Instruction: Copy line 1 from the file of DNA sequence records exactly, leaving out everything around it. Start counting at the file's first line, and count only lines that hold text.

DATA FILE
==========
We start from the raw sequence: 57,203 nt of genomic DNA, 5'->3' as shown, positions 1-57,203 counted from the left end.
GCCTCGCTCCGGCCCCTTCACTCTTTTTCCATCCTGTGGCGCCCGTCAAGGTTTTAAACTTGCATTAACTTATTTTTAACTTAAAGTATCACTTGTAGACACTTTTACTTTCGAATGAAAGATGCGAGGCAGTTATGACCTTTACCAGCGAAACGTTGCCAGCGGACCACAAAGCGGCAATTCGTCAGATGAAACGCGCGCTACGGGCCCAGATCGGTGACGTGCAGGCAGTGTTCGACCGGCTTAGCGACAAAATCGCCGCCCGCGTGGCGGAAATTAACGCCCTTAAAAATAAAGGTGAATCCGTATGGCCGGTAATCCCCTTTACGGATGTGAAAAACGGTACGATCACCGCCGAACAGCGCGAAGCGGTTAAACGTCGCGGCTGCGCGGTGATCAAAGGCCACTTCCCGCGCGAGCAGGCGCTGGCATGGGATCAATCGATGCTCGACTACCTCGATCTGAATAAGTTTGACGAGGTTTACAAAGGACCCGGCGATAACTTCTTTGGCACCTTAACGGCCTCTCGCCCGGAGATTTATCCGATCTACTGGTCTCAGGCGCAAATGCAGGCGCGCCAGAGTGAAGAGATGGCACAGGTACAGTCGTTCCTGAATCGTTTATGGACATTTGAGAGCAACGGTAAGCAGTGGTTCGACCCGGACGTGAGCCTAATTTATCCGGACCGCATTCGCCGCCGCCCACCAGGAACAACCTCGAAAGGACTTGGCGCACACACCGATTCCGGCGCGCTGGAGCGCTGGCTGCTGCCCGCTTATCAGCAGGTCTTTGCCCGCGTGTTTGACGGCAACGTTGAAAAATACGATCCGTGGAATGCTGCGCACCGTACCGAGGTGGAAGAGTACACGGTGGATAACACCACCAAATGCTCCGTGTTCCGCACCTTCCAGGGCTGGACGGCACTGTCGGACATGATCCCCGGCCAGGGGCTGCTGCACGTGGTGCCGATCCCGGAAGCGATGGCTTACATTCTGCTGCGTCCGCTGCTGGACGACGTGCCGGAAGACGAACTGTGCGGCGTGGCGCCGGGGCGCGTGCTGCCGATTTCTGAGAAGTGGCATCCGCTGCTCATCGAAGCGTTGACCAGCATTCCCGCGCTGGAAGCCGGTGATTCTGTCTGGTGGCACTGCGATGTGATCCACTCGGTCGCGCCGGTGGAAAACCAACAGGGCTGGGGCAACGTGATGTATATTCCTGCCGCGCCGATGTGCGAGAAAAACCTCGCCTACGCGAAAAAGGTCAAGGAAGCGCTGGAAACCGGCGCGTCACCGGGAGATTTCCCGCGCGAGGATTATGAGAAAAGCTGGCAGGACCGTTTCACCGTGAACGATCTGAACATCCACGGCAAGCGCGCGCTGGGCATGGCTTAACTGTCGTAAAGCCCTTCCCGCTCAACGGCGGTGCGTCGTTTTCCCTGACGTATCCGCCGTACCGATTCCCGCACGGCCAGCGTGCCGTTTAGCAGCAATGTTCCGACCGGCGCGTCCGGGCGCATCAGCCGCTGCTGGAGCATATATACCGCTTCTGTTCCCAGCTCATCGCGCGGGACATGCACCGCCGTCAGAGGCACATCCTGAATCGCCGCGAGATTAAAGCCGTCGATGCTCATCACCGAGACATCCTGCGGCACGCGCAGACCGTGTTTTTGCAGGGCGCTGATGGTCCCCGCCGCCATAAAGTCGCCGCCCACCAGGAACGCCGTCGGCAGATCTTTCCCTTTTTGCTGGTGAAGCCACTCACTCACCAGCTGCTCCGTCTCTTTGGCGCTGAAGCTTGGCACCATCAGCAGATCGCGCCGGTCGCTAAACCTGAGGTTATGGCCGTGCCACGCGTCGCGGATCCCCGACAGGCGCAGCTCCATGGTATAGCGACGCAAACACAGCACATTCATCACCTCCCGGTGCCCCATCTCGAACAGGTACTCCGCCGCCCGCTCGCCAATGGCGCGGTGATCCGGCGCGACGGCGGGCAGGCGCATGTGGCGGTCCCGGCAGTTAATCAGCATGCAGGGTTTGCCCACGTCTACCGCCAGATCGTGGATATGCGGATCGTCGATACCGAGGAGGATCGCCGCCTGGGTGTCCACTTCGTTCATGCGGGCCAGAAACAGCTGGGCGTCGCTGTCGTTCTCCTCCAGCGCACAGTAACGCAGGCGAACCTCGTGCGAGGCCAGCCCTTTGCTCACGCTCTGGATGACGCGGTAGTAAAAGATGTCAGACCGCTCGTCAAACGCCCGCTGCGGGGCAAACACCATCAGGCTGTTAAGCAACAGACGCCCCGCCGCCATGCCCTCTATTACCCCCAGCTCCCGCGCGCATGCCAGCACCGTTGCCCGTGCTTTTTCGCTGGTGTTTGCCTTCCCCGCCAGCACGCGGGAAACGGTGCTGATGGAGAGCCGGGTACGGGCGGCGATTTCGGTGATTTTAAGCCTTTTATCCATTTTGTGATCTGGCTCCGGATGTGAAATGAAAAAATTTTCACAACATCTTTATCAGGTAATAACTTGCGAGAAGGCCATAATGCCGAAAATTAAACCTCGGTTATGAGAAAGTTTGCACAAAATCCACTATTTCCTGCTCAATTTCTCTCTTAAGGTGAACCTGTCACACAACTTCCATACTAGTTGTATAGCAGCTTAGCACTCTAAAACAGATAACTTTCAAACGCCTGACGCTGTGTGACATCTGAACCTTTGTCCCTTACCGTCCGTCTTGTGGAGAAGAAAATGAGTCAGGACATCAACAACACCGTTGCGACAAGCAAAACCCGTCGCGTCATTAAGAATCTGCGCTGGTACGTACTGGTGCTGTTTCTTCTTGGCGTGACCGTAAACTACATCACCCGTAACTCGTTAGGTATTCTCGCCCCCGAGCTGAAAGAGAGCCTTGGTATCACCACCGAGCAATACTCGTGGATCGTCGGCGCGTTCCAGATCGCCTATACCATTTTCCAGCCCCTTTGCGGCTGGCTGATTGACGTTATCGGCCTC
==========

We start from the raw sequence: 57,203 nt of genomic DNA, 5'->3' as shown, positions 1-57,203 counted from the left end.